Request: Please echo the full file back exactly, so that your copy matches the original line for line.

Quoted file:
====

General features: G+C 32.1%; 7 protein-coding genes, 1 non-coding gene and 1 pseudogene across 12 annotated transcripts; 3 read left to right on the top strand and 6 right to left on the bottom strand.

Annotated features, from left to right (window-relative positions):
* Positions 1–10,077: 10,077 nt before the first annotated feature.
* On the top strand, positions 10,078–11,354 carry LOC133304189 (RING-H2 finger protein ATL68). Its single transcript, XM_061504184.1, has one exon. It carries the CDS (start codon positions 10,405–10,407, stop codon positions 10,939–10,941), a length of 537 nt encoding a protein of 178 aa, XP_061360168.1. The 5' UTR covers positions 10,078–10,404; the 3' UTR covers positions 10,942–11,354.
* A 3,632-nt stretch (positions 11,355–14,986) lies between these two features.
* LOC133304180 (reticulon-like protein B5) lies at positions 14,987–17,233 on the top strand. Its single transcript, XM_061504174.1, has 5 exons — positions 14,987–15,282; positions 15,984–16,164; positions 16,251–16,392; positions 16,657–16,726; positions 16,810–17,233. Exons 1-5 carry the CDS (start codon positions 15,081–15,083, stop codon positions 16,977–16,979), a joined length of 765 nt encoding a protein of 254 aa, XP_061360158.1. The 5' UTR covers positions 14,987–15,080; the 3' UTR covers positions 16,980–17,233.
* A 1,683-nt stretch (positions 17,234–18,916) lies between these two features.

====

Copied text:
General features: G+C 32.1%; 7 protein-coding genes, 1 non-coding gene and 1 pseudogene across 12 annotated transcripts; 3 read left to right on the top strand and 6 right to left on the bottom strand.

Annotated features, from left to right (window-relative positions):
* Positions 1–10,077: 10,077 nt before the first annotated feature.
* On the top strand, positions 10,078–11,354 carry LOC133304189 (RING-H2 finger protein ATL68). Its single transcript, XM_061504184.1, has one exon. It carries the CDS (start codon positions 10,405–10,407, stop codon positions 10,939–10,941), a length of 537 nt encoding a protein of 178 aa, XP_061360168.1. The 5' UTR covers positions 10,078–10,404; the 3' UTR covers positions 10,942–11,354.
* A 3,632-nt stretch (positions 11,355–14,986) lies between these two features.
* LOC133304180 (reticulon-like protein B5) lies at positions 14,987–17,233 on the top strand. Its single transcript, XM_061504174.1, has 5 exons — positions 14,987–15,282; positions 15,984–16,164; positions 16,251–16,392; positions 16,657–16,726; positions 16,810–17,233. Exons 1-5 carry the CDS (start codon positions 15,081–15,083, stop codon positions 16,977–16,979), a joined length of 765 nt encoding a protein of 254 aa, XP_061360158.1. The 5' UTR covers positions 14,987–15,080; the 3' UTR covers positions 16,980–17,233.
* A 1,683-nt stretch (positions 17,234–18,916) lies between these two features.